You need to know the difference between gross income, revenue and capital
If you don't', you'll face severe tax
consequences. One consequence will be SARS taxing you at the wrong tax
rate. This in turn will result in penalties, interest and possibly an audit by SARS.
But you don't have to worry too much.
I'm going to show you the difference between the three, so you'll always know what to include as gross income.
The key difference between gross income, capital and revenue
What is gross income?
Gross income is the basis to calculate the normal tax
payable. It's the money you earn before you take off any deductions and exclude any exempt income.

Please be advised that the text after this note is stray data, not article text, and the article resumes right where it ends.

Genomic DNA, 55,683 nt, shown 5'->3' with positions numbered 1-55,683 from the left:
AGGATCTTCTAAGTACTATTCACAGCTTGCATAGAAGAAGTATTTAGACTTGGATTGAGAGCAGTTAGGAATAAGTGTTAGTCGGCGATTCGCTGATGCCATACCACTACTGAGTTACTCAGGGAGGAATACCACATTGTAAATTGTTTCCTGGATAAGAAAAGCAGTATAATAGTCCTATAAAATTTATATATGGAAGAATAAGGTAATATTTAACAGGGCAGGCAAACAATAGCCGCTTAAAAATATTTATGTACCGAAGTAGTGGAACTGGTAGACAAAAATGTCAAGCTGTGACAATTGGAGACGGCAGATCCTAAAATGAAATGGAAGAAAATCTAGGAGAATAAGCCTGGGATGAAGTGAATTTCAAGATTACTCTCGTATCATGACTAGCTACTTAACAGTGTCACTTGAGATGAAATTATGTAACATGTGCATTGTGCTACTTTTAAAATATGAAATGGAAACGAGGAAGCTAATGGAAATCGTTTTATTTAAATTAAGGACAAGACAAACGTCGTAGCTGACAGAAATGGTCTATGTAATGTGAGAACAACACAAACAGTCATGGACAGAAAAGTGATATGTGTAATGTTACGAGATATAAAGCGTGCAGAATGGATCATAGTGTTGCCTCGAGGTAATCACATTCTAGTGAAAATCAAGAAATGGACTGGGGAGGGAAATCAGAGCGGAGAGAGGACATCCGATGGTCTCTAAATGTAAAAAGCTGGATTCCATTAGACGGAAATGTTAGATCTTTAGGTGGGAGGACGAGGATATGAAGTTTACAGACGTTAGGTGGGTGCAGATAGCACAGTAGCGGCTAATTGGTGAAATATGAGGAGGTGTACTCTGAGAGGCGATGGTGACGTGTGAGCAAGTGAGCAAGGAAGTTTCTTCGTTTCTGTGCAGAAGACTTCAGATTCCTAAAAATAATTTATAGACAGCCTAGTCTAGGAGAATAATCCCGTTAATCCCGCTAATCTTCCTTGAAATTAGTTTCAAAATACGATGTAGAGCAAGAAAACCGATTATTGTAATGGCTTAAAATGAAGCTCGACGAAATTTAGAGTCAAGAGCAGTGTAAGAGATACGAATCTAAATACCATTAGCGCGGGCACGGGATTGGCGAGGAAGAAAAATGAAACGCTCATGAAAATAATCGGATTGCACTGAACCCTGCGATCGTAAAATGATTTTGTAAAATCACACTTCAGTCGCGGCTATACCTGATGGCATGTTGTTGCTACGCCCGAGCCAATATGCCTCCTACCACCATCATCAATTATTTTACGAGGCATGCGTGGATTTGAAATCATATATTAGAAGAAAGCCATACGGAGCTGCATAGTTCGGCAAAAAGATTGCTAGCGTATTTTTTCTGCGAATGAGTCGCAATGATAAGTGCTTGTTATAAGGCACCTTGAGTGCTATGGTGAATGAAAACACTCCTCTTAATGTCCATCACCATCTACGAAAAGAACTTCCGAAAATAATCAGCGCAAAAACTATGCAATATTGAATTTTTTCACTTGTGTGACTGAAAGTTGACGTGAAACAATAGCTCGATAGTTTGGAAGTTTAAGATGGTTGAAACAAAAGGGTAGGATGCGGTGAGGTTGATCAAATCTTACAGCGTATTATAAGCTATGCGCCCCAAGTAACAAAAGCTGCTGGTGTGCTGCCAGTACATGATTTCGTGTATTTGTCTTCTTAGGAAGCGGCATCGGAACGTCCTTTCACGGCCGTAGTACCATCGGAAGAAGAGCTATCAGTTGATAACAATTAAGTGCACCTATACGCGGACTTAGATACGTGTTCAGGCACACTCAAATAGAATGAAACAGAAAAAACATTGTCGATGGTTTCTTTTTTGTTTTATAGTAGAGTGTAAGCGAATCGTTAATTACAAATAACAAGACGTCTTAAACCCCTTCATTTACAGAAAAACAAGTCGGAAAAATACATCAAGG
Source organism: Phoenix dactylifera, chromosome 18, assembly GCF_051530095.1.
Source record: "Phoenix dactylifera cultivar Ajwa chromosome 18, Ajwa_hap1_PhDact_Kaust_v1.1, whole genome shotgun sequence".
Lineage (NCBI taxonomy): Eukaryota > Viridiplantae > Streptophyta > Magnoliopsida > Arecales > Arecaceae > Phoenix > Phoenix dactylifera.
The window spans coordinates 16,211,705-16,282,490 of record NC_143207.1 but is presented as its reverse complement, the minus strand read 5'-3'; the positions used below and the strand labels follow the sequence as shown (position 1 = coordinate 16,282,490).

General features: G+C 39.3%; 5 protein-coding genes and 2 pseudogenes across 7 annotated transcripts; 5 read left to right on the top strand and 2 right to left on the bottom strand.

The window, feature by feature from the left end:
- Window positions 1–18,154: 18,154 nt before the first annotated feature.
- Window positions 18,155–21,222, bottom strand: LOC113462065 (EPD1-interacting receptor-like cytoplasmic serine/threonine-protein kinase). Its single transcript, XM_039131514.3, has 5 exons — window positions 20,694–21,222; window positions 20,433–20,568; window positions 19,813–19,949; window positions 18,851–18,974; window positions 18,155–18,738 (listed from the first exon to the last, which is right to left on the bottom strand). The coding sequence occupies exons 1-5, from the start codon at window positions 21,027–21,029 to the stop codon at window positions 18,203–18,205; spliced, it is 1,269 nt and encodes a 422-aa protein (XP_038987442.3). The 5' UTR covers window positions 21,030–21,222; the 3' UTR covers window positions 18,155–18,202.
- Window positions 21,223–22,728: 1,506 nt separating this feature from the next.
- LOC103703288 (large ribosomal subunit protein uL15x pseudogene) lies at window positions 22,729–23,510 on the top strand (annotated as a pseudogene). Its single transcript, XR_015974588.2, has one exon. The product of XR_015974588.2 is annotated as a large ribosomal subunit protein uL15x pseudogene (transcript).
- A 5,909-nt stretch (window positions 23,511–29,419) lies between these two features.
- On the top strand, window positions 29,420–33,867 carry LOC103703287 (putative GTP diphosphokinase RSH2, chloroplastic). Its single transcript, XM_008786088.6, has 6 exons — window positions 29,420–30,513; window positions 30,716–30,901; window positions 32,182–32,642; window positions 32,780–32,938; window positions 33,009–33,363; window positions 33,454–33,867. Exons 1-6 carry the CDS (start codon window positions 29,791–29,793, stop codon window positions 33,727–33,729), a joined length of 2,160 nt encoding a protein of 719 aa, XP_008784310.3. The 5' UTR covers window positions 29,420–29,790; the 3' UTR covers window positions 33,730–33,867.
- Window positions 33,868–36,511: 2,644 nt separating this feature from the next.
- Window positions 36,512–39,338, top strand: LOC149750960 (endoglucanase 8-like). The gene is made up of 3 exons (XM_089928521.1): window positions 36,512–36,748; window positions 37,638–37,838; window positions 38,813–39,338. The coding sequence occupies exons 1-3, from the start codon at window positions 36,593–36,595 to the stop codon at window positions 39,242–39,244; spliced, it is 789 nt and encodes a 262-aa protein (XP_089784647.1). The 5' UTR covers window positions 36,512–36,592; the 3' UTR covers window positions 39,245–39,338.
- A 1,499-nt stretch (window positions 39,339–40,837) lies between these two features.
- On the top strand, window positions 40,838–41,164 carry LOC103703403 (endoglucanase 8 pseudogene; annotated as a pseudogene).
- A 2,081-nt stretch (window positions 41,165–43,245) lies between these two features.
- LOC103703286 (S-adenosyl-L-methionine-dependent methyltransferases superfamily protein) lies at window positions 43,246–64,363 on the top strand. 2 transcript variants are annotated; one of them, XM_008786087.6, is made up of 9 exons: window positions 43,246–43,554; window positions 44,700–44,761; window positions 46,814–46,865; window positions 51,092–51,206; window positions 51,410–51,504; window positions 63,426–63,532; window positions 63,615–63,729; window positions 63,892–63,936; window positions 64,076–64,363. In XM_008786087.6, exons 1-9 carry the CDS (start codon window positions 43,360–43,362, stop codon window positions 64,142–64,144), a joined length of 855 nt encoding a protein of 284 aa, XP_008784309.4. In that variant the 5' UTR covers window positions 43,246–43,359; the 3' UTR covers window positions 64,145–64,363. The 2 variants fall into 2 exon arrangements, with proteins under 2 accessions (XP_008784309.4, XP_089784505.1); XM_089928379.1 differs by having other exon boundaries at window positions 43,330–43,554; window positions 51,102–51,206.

But be careful, you must receive or accrue an amount before you can include it in your gross income. This doesn't just include money, but also the value of every type of property or asset you have, which has a monetary value, and is not capital in nature.
What is revenue?
Revenue (or turnover) is income your company receives from its normal business activities. It's usually from the sale of goods and services to customers.
What is capital?
Capital is money you use to buy items you need to make your products or to provide your services to your clients.
Now all you have to do is, determine if an amount falls within your gross income.
There are 13 ways to determine if an amount falls within your gross income. In the Practical Tax Loose Leaf you'll find everything you need to make sure you can include an amount as gross income.